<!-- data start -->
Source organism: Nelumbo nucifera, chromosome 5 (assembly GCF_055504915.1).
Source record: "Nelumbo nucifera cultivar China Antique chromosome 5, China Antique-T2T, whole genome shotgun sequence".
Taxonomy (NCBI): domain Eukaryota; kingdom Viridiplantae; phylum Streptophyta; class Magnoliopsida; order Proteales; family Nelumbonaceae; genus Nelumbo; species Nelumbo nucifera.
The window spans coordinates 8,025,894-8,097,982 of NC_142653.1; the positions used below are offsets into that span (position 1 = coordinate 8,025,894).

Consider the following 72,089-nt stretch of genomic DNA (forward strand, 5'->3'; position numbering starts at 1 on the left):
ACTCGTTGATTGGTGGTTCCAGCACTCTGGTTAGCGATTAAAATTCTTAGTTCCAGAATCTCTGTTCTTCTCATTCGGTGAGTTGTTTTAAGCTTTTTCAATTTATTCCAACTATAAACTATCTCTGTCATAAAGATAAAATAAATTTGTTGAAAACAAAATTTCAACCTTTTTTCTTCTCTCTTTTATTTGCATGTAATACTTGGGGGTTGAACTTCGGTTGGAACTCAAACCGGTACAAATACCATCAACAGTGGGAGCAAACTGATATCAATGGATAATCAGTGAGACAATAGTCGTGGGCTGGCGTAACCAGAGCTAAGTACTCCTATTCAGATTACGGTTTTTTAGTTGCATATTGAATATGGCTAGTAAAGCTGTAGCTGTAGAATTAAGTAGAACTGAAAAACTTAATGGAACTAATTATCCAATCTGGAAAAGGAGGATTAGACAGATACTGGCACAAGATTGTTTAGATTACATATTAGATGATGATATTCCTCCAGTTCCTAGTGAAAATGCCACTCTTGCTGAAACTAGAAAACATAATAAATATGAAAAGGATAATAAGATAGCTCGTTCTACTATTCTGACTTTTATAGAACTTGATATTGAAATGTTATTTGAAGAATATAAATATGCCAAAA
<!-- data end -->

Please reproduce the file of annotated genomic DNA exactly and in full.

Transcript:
Source organism: Nelumbo nucifera, chromosome 5 (assembly GCF_055504915.1).
Source record: "Nelumbo nucifera cultivar China Antique chromosome 5, China Antique-T2T, whole genome shotgun sequence".
Taxonomy (NCBI): domain Eukaryota; kingdom Viridiplantae; phylum Streptophyta; class Magnoliopsida; order Proteales; family Nelumbonaceae; genus Nelumbo; species Nelumbo nucifera.
The window spans coordinates 8,025,894-8,097,982 of NC_142653.1; the positions used below are offsets into that span (position 1 = coordinate 8,025,894).

Consider the following 72,089-nt stretch of genomic DNA (forward strand, 5'->3'; position numbering starts at 1 on the left):
ACTCGTTGATTGGTGGTTCCAGCACTCTGGTTAGCGATTAAAATTCTTAGTTCCAGAATCTCTGTTCTTCTCATTCGGTGAGTTGTTTTAAGCTTTTTCAATTTATTCCAACTATAAACTATCTCTGTCATAAAGATAAAATAAATTTGTTGAAAACAAAATTTCAACCTTTTTTCTTCTCTCTTTTATTTGCATGTAATACTTGGGGGTTGAACTTCGGTTGGAACTCAAACCGGTACAAATACCATCAACAGTGGGAGCAAACTGATATCAATGGATAATCAGTGAGACAATAGTCGTGGGCTGGCGTAACCAGAGCTAAGTACTCCTATTCAGATTACGGTTTTTTAGTTGCATATTGAATATGGCTAGTAAAGCTGTAGCTGTAGAATTAAGTAGAACTGAAAAACTTAATGGAACTAATTATCCAATCTGGAAAAGGAGGATTAGACAGATACTGGCACAAGATTGTTTAGATTACATATTAGATGATGATATTCCTCCAGTTCCTAGTGAAAATGCCACTCTTGCTGAAACTAGAAAACATAATAAATATGAAAAGGATAATAAGATAGCTCGTTCTACTATTCTGACTTTTATAGAACTTGATATTGAAATGTTATTTGAAGAATATAAATATGCCAAAA